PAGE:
This Rotten Week: Predicting 300: Rise of an Empire and Mr. Peabody and Sherman Reviews

By Doug Norrie 2014-03-03 09:44:02discussion comments
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With a little awards show happening, we have a couple of movies that will most likely not end up on the red carpet next year. But they arenít without their own merit. We get a little dose of sensationalized history visiting the folks from 300 and Mr. Peabody.

Just remember, I'm not reviewing these movies, but rather predicting where they'll end up on the Tomatometer. Let's take a look at what This Rotten Week has to offer.

300 movie poster
Rotten Watch Prediction
Because history is completely overrated and there is almost nothing to be learned from it at all, mostly because it happened "before" and Iím more concerned with whatís happening "now" or "next", Iíd prefer to get most of my lessons in grandiose and overly-sensational ways. Does it need to be completely accurate? Of course not. I prefer glitz to facts, because our learning styles have shifted in such a way that surely a kid watching 300 will learn more about Ancient Greek and Persian political relations than any stuffy college hall lecturer could ever impart. Why we would bother learning about this stuff to begin with is beyond me, but if forced letís put that shit in the hands of superimposition visual masters and dudes who love a little blood and guts. Now those are history teachers.

Want to see what I mean? Check out the trailer for 300: Rise of an Empire:



This follow up to 300 (60%) takes place before, during and after the events of that flick, in which King Leonidas and his band of "merry" men laid waste to a bunch of Persians. This latest follows the story of the naval battle that happened concurrent to the events in 300. But again, does anyone really care about the historical context? Doubtful. Youíve come to enjoy that Zach Snyder "look" (he produced and co-wrote it, doesnít direct, but the flick is stylistically the same as the original) as a bunch of people with names no one can pronounce fight in varying degrees of slow and supersonic motion over a muted background. It looks kind of awesome.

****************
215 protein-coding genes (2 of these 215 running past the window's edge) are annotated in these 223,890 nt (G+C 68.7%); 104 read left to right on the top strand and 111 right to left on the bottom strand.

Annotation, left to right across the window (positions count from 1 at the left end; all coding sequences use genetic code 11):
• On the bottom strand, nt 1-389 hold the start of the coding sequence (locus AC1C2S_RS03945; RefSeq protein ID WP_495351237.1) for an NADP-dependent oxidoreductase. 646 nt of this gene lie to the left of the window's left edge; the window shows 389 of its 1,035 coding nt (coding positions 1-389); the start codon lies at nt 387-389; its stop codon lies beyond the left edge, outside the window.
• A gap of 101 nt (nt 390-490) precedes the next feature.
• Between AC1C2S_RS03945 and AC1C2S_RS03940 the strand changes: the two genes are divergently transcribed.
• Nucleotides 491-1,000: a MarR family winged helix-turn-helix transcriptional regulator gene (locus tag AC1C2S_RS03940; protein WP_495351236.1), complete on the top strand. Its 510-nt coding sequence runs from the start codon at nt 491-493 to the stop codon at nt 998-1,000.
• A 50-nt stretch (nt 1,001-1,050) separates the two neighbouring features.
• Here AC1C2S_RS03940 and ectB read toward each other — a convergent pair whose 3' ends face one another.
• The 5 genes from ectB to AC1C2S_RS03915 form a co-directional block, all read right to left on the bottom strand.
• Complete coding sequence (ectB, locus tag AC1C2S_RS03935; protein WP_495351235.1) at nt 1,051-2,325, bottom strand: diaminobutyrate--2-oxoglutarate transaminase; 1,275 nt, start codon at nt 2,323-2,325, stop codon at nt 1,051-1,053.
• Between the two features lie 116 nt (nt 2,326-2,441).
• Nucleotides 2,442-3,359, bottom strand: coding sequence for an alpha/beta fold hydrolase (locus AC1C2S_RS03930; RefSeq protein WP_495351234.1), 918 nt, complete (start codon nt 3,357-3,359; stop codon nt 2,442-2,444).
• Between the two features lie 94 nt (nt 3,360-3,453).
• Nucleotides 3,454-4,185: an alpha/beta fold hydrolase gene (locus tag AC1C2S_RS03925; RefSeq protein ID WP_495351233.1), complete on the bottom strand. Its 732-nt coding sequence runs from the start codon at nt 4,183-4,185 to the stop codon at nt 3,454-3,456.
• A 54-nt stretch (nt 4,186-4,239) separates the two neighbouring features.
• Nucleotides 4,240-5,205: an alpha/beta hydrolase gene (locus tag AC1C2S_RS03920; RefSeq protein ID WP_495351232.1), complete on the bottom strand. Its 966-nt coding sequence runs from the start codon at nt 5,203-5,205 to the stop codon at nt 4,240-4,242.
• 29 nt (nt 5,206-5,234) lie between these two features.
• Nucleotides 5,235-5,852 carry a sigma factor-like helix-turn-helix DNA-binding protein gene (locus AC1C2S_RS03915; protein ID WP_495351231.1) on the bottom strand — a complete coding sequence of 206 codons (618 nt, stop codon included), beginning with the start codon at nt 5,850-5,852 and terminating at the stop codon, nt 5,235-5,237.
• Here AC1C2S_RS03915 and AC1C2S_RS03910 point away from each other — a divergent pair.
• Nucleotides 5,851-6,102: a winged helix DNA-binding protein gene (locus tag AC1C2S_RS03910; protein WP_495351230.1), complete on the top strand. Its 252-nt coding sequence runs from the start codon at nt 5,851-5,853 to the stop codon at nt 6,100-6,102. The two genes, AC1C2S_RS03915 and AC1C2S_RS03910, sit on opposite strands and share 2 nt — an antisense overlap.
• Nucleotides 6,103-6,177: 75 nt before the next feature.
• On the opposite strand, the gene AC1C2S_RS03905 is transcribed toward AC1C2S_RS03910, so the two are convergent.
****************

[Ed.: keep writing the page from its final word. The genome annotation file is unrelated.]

The original scored much better with audiences than it did with critics, though it at least came out on the positive side with the latter group. I canít imagine it will score as high as the first, but it looks too visually engaging to finish close to the bottom. Director Noam Murro (Smart People-50%) has some cult-following shoes to fill after 300, and it looks like he got the visuals right. Plus, itís been long enough to not worry a great deal about style fatigue. But I have a feeling this is just kind of okay. Still better than 99% of history lessons though.
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